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Euro zone moving from economic to political crisis

Robert Churchill | E+ | Getty Images

Washington's political stunts and Italy's government crises are nothing new. But what looks like a difficult search for a governing coalition in Germany, and, possibly, another round of parliamentary elections, could soon be a sight to behold.

Last Friday, the 250 delegates of the German Social Democratic Party (SPD -- with 25.7 percent of the popular vote in last elections) gave the mandate to their leadership to open exploratory coalition discussions with Chancellor Merkel 's Christian Democrats (CDU), who got 41.5 percent of the vote and were only 5 seats short of the absolute parliamentary majority.

Reflecting a deep cleavage between the SPD's base and its leadership, the negotiating mandate came with a tough rider.

First, SPD leaders will have to report to the party delegates on the results of these initial discussions, likely to begin this week. And then, should these contacts lead to formal negotiations, the party leaders would have to obtain the delegates' authorization on the terms under which the SPD would accept to participate in the future government.

(Read more: Italian government breaks up after Berlusconi pulls out ministers)

In the end, the coalition agreement, if there is one, would have to be submitted to an SPD referendum, clearly implying that leaders would have to resign if disavowed by the party vote.

Germany's red-green-red coalition?

One of them already did: Peer Steinbrueck, the SPD's candidate for chancellor in last elections, and the finance minister in the CDU-SPD coalition government from 2005 to 2009, has emphatically refused to participate in negotiati––ons with CDU.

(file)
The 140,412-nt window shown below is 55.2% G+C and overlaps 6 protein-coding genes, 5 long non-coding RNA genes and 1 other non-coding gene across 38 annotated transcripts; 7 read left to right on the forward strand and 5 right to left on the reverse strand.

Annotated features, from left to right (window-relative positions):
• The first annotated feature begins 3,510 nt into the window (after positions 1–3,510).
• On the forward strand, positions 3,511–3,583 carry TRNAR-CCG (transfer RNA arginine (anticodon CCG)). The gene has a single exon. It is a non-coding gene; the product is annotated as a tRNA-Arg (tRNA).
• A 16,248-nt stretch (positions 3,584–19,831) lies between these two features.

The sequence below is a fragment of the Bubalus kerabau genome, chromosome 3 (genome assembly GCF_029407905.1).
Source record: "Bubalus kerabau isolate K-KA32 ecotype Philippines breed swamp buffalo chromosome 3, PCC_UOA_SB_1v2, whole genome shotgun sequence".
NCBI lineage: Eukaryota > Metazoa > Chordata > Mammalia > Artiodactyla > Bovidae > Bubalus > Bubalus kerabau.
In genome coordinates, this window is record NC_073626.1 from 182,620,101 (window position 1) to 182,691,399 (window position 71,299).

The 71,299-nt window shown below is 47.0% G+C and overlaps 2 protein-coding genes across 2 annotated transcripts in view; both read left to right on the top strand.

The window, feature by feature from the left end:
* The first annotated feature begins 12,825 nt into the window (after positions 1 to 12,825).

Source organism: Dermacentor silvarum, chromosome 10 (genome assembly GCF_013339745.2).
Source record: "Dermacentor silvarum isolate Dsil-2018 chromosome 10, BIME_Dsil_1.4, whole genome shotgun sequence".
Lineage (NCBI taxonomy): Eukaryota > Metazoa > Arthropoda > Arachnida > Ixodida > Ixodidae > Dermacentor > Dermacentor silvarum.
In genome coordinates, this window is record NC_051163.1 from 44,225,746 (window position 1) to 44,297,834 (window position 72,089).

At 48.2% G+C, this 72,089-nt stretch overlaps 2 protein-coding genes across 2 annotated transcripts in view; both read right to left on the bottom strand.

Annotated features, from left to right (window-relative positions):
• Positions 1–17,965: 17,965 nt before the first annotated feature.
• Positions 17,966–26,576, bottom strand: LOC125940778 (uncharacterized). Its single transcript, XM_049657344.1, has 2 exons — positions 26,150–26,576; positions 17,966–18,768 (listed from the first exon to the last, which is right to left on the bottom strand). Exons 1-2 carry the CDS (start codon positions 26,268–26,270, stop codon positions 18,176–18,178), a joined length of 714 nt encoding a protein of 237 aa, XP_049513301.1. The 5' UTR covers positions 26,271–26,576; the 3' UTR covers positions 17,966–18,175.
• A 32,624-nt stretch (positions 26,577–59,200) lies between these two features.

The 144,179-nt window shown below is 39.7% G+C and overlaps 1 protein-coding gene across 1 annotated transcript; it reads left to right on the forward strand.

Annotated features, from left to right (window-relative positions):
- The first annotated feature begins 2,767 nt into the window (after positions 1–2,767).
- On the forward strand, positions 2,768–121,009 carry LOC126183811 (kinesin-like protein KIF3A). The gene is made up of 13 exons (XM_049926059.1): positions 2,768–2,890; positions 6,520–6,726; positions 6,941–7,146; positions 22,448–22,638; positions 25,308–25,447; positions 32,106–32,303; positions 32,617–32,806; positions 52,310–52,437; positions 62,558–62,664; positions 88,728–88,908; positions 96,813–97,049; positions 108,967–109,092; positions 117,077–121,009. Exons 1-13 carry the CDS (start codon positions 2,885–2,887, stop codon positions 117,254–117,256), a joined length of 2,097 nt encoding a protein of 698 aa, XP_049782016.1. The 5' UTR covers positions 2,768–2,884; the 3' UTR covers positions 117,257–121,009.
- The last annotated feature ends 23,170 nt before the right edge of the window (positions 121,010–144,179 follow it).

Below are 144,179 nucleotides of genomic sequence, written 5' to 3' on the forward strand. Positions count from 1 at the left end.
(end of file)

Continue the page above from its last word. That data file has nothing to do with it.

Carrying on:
I don't believe that this is part of the usual political posturing. The rift is serious, and widening, between the current SPD party leaders – who fear their own political oblivion – and the party base apparently unafraid to stay in the opposition and to fight for renewal on the strength of their traditional values and beliefs.

Is there any scope for a CDU-SPD agreement?

I think there is. The recent election campaign had shown that these two parties were not too far apart on key issues, such as the minimum wage, maximum tax rates, renewable energy, retirement age and pension regulations, euro area policies and part-time employment.

The parties' positions are diverging on three issues: family policy (including regulations for same-sex marriages), health care and double nationality. Apparently, none of these look like the ultimate deal-breakers.

Where does this leave the CDU?

If it is true that a coalition partnership with the Green Party (8 percent oftotal votes) is impossible, the CDU would either have to (a) give more than SPD should get on the basis of its election results, and get ready to govern with a difficult and bitter rival for the next four years, or (b) opt for a new round of elections in the hope of getting an absolute majority.

All of this, however, glosses over a very simple fact: Germany already has a center-left coalition of SPD, Greens and the Left Party (Die Linke) that could form the government with absolute majority of 319 seats in the lower house of parliament with a total of 630 seats.

That would also clinch this coalition's total control of both chambers of the parliament, because the SPD and Greens already have a majority of 36 votes (out of a total of 69 votes) in the upper house.

One does not see much about this in the German media, even though the SPD and Greens have ruled the country from 1998 to 2005. The main problems here are apparently old enmities between the leadership of SPD and Left Party, because this far-left political entity (set up in 2007) is populated by former SPD members who were dissatisfied by SPD's centrist stance on key issues of social governance.